Nece, a senior, is 37-1 with 31 pins. Last season he finished second in Class 5A at 182 pounds. He will wrestle at Andover Saturday in the 5A wrestling regionals.
You and some of your teammates went to watch “Deadpool” on Monday. Why is team bonding important in an individual sport like wrestling?
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“In the practice room, if we didn’t like each other, we’d fight all the time. If we don’t like each other, we won’t want to wrestle each other. We enjoy hanging out with each other. We’ve wrestled with each other for four years, so whenever we have the chance, we spend time together and we all get along.
“And we wanted to get together to celebrate winning the City League (title), too.”
With wrestling regionals Saturday, are you guys carrying momentum after winning the league title?
“I would say we have momentum, but we’ve still got to go practice hard, work our butts off, get prepared and prepare. We can’t be cocky going into our regional. I’d say it’s one of the toughest in the state.… They’re all top-quality teams.”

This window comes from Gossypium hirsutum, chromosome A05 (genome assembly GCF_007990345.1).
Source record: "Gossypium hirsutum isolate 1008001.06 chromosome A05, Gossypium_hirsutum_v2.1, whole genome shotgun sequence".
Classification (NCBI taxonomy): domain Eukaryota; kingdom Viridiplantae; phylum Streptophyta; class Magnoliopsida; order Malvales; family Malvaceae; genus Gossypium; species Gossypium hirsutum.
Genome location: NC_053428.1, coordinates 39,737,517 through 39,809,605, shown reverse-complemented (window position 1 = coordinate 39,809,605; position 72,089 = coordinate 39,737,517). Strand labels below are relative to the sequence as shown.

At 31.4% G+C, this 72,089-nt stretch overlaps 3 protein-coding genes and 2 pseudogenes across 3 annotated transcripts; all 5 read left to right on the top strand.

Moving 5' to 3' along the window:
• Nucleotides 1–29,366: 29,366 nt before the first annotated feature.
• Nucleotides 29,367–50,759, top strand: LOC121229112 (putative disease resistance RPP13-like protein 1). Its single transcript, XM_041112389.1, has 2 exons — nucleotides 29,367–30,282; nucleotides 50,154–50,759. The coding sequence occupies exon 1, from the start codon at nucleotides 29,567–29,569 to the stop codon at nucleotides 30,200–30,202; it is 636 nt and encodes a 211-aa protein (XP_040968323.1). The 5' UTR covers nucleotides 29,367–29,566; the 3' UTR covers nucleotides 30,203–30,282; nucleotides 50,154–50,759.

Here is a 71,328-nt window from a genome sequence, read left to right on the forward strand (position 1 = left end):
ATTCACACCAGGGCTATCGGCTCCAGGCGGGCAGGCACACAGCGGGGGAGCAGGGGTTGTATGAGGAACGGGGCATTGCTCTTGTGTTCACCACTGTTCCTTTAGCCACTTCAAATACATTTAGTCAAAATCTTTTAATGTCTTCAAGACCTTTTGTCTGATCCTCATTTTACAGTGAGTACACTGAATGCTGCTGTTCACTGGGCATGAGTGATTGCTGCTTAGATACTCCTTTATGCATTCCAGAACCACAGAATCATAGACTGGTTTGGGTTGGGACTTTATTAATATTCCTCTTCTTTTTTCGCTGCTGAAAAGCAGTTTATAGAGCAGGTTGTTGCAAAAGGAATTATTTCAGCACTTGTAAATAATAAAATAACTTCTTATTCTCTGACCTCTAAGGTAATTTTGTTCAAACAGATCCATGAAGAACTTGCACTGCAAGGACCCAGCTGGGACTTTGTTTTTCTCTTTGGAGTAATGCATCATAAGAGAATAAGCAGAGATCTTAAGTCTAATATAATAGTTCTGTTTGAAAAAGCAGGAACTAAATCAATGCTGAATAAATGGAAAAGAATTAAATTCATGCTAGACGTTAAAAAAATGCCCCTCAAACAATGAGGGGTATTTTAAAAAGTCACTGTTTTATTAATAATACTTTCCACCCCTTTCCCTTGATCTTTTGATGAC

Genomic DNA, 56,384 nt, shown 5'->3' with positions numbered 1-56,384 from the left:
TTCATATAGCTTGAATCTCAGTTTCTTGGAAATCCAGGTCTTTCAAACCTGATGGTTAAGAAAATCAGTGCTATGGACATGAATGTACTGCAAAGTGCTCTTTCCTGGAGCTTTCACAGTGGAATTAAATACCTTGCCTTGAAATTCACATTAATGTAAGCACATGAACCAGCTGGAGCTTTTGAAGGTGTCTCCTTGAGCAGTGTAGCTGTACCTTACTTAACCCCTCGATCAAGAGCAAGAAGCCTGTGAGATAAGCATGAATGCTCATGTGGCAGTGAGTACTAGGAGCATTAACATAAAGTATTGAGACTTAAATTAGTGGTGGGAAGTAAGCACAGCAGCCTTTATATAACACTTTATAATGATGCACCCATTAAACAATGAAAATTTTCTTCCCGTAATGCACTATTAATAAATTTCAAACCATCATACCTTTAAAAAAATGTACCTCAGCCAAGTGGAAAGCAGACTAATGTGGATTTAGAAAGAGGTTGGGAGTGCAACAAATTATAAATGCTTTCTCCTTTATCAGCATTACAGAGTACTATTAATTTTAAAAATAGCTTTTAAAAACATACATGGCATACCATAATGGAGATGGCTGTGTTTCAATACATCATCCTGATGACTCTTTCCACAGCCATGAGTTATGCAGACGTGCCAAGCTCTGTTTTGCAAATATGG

You’ve wrestled at different weights, but are at 182 for the postseason. Does it affect you to move around?
“When they want to put me at different weights, it’s because it’s what’s better for the team. I trust coach and will do whatever he says. Coach (Tim Dryden) thought about me wrestling 195 at City League. I wouldn’t have been disappointed. It’s my senior year and I wanted to win a City League title for my team and me.”
You play football, baseball and wrestle, but now you’re planning to throw the javelin in the spring. Why?
“Honestly, (Heights senior) Creighton Sanders. We grew up playing football together. I saw he was doing it and thought, ‘That looks like fun.’ He’s had success with that, and I’ve always had a good arm.”
What do you listen to before a match?
“I always listen to music, actually to one song — ‘Call Me Maybe,’ by Carly Rae Jepsen. It’s not hard rap. It’s fast music. I enjoy that kind of music. It does relax me. It gets me off focusing on the match — keeps me in focus, but takes me out of stress. I go around to my teammates doing the hand motions like the Harvard baseball team did. I started doing it when I was in eighth grade.”